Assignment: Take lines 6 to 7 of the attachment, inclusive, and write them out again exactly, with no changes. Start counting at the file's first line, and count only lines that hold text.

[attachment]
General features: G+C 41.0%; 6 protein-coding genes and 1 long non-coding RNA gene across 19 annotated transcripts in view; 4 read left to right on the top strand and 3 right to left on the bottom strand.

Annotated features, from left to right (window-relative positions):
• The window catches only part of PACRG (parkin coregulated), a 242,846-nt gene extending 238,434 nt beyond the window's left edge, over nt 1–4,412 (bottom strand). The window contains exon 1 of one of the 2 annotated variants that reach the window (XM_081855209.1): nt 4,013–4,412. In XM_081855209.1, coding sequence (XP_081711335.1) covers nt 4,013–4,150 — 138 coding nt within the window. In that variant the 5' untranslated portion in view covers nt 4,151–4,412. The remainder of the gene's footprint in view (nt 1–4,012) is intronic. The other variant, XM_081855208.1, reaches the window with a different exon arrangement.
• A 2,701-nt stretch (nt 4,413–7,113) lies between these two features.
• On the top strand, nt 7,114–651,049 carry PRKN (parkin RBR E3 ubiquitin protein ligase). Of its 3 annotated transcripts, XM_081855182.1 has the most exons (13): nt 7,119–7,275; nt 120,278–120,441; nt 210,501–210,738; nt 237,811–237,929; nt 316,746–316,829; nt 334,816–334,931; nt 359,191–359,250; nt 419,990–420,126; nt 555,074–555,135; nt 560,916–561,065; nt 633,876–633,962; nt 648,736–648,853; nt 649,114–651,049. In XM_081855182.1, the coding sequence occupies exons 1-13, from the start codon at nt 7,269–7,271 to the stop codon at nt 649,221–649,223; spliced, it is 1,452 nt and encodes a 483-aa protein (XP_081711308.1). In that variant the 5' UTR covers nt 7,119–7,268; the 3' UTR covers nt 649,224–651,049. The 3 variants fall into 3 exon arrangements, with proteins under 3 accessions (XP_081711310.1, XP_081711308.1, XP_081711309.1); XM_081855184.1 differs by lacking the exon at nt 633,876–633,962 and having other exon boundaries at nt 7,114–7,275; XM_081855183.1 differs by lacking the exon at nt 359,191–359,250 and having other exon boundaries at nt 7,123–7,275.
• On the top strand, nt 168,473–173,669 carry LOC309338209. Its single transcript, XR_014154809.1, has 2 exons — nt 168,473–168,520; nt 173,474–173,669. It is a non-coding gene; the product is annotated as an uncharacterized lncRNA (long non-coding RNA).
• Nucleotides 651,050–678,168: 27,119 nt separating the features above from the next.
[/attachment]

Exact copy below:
• On the top strand, nt 168,473–173,669 carry LOC309338209. Its single transcript, XR_014154809.1, has 2 exons — nt 168,473–168,520; nt 173,474–173,669. It is a non-coding gene; the product is annotated as an uncharacterized lncRNA (long non-coding RNA).
• Nucleotides 651,050–678,168: 27,119 nt separating the features above from the next.